“Over the last few years we’ve talked to some partners and I told them, ‘your service level is so-so and you can grow your business in a very easy way’. But it takes time,” explains Lily Xie, Logistics Director of Adidas China. “So over the last ten years we’ve seen clearly that the service level has improved, in the meantime we realize all these cost savings.”
The difficult part though is not the cost cutting, but sustaining it. Xie expressed considerable sympathy for these providers, who find themselves stuck between a rock and a hard place after making cost cuts – the rock being the pressure to further improve service, and the hard place being the inability to raise prices even slightly. Without this possibility, there is little incentive to take their service to the next level.
“The reality is that it is getting harder – when the providers’ margin level is quite good, but your service level has to keep going up – it gets more difficult for them,” says Xie.
HP’s Selina Shui shared similar sentiments in accounting for the lack of innovation and incentive for improvements.
“At HP, when my service provider comes back to me saying that they have been impacted by [tax and regulatory] changes and their costs increased – usually they will be refused by us. We are not allowing them to come back with a cost increase. And then you can imagine – they don’t have enough negotiation power and also no incentive to improve. There is just no profit margin for them to think about improvement,” explains Shui.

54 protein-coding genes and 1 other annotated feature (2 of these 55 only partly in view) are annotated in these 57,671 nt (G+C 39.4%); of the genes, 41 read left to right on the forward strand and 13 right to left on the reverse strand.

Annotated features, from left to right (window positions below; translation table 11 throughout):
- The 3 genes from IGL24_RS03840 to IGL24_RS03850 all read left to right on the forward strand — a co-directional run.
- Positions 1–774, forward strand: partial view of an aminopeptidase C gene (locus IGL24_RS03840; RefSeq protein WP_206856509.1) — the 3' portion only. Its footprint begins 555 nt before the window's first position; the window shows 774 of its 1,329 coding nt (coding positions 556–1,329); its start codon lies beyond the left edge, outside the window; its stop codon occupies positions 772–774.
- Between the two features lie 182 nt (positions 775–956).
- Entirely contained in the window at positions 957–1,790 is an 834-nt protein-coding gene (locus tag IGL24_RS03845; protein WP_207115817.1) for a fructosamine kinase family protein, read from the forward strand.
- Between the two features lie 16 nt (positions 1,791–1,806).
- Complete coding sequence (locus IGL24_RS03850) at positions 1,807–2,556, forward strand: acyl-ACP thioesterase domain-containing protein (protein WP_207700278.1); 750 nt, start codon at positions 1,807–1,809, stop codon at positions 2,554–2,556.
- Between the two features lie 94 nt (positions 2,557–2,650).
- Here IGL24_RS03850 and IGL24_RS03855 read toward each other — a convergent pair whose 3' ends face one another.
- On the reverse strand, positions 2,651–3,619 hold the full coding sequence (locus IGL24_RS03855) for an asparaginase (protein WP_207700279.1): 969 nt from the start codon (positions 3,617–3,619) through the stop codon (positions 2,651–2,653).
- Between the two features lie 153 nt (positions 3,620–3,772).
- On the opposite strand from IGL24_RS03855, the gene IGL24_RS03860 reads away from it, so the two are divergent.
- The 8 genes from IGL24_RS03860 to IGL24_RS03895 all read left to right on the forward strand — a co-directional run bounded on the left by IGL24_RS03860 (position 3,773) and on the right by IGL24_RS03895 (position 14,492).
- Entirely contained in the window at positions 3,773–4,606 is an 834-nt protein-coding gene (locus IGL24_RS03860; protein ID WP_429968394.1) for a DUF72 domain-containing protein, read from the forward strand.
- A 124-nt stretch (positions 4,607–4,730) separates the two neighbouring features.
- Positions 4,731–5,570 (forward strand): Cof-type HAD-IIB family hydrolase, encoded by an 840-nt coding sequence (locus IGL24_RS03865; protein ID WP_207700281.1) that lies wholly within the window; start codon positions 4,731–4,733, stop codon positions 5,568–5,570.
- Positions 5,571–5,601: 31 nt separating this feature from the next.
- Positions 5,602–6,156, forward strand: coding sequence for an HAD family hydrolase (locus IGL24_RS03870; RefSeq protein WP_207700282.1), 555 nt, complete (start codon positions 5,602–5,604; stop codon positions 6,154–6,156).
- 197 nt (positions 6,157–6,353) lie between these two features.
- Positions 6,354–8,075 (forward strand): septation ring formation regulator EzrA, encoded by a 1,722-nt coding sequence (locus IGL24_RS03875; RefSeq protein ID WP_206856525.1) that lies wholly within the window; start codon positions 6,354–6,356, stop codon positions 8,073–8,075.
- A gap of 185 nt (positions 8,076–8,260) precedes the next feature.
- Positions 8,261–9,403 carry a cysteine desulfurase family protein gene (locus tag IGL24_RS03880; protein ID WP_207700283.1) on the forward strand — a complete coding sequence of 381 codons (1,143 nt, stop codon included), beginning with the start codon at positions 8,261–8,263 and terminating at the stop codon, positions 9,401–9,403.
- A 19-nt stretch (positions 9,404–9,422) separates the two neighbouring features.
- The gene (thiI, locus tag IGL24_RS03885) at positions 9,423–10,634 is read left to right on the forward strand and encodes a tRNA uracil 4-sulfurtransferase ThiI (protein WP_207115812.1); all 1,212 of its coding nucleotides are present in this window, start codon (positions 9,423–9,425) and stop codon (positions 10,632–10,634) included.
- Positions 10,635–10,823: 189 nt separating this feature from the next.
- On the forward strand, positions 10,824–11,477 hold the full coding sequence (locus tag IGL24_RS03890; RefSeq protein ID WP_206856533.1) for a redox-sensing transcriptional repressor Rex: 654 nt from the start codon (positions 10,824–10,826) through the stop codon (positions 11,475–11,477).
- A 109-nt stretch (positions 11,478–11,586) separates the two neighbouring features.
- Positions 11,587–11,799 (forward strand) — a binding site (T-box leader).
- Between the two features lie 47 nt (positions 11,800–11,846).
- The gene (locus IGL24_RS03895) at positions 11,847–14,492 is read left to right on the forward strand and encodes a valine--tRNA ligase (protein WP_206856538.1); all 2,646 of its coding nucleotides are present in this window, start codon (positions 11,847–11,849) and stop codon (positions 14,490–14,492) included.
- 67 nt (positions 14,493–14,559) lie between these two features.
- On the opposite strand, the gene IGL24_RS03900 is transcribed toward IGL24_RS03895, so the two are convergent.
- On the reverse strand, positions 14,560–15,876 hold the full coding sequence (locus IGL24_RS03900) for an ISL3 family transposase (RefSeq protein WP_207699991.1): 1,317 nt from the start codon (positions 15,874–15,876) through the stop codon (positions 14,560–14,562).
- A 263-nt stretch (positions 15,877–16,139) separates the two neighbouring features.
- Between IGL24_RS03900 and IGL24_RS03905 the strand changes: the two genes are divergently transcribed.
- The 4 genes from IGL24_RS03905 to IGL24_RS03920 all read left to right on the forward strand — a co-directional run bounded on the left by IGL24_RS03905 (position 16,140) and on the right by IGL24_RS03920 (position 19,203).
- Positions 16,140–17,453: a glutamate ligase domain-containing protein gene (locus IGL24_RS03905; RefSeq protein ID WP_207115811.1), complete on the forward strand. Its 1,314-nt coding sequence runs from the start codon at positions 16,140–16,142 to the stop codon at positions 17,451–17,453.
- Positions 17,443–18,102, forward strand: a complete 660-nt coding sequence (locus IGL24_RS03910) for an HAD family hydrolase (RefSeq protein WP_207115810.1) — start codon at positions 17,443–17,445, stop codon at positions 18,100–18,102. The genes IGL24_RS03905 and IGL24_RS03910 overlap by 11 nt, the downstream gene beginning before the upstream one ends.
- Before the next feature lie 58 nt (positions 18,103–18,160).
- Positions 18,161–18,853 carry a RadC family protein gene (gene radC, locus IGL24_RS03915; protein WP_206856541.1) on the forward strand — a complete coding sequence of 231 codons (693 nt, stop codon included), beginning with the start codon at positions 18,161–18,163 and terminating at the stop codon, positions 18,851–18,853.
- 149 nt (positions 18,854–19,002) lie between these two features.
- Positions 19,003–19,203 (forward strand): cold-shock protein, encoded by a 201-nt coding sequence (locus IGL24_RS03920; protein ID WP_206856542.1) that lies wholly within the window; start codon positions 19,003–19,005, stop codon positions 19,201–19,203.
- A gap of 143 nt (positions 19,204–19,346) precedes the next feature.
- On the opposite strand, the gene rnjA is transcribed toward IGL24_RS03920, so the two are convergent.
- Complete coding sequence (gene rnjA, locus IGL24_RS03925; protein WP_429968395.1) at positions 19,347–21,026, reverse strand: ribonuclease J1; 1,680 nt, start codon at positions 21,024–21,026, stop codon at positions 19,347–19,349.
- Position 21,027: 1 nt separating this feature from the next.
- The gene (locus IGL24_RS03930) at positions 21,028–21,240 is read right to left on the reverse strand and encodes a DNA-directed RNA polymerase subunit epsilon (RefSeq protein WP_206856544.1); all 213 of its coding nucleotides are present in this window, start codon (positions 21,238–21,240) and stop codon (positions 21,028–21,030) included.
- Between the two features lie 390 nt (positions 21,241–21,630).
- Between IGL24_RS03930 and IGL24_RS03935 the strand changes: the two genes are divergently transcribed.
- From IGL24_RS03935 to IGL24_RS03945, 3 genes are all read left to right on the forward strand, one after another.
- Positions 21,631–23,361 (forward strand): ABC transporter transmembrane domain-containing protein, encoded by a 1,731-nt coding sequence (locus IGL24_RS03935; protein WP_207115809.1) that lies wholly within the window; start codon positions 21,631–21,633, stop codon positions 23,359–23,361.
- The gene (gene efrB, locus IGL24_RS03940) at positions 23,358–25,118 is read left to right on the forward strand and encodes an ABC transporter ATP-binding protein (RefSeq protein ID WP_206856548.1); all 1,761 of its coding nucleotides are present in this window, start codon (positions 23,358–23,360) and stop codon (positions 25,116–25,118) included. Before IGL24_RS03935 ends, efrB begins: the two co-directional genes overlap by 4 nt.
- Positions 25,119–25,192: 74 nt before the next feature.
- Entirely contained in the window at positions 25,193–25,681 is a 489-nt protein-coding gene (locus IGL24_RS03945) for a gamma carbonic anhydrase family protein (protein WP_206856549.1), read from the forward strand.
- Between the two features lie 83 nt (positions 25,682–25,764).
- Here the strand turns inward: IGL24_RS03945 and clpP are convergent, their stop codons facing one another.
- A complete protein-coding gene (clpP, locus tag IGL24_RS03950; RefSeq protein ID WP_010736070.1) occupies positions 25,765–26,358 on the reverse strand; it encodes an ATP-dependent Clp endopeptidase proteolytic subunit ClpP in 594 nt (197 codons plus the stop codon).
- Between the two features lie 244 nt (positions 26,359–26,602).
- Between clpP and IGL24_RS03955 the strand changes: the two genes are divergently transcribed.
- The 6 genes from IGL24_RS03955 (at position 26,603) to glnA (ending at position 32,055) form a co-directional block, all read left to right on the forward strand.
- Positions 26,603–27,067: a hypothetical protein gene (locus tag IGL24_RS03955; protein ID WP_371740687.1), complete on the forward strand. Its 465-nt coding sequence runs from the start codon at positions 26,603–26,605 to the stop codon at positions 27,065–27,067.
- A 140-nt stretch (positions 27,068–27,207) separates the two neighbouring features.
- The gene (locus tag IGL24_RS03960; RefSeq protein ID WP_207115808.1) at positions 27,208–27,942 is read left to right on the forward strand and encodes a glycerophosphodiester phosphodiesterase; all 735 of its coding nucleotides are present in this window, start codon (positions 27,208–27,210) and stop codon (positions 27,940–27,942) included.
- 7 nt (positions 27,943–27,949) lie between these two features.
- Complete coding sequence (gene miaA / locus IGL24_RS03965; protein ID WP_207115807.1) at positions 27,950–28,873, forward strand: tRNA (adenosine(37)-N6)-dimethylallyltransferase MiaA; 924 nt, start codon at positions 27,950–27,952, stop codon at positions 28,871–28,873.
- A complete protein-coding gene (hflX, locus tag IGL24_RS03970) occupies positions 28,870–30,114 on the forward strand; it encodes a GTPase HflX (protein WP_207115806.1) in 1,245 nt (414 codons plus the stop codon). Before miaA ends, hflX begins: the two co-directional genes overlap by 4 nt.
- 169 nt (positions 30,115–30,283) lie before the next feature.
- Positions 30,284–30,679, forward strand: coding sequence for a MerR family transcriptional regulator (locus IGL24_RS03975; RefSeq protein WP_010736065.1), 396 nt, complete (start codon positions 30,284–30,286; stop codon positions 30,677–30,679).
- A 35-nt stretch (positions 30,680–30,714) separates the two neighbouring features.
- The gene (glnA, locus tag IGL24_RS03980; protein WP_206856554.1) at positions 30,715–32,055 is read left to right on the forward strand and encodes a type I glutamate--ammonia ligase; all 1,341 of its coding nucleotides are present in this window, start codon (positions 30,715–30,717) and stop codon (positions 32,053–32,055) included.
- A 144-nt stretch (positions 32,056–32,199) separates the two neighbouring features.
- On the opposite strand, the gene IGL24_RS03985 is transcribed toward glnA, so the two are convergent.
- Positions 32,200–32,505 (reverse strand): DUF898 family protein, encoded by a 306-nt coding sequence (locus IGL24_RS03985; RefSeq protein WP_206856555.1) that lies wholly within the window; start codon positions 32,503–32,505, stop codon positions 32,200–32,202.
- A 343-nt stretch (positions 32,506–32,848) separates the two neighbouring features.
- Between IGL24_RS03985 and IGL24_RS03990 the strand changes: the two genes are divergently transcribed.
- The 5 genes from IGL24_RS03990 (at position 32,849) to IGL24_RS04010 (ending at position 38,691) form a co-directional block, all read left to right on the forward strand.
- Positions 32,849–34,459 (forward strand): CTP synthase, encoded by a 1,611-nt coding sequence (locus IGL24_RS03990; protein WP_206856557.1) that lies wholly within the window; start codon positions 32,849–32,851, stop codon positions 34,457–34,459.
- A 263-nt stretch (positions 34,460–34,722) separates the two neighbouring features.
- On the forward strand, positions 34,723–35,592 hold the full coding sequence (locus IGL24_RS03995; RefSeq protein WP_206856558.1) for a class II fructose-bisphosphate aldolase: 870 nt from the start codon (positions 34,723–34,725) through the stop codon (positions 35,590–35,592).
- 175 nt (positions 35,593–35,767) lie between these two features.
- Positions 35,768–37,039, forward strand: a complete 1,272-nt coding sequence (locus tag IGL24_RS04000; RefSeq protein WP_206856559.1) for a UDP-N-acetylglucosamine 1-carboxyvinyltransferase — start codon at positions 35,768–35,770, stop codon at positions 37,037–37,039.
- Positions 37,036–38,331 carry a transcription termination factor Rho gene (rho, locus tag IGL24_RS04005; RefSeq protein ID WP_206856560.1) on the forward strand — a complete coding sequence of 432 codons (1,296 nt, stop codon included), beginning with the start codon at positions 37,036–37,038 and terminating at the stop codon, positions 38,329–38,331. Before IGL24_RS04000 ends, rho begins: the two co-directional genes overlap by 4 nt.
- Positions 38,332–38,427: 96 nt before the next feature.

Though not all providers are limited by resources when it comes to improving services, rather a lack of specialization and strategic business planning is what holds them back. ArcelorMittal has quite a different view from consumer goods MNCs such as HP and Adidas.
“The only thing I see for China is that you have too many general players who do everything – so the problem is that they do everything, but nothing well. There is still a lot of room for very niche logistic players,” says ArcelorMittal’s Ghesquiere, who sees a drastic difference in this respect between China and Europe.
“In Europe we can see logistic companies dealing only with steel or minerals, but I don’t see it here in China. In the warehouses they are prepared to store everything, prepared to truck everything. You have thousands and thousands of logistics forwarders and they all fight for the same businesses. They don’t look at what they are carrying and if you don’t look at what you are carrying – how can you make any innovations?” asks Ghesquiere, who concludes that it is only volumes and revenue that these providers are concerned with.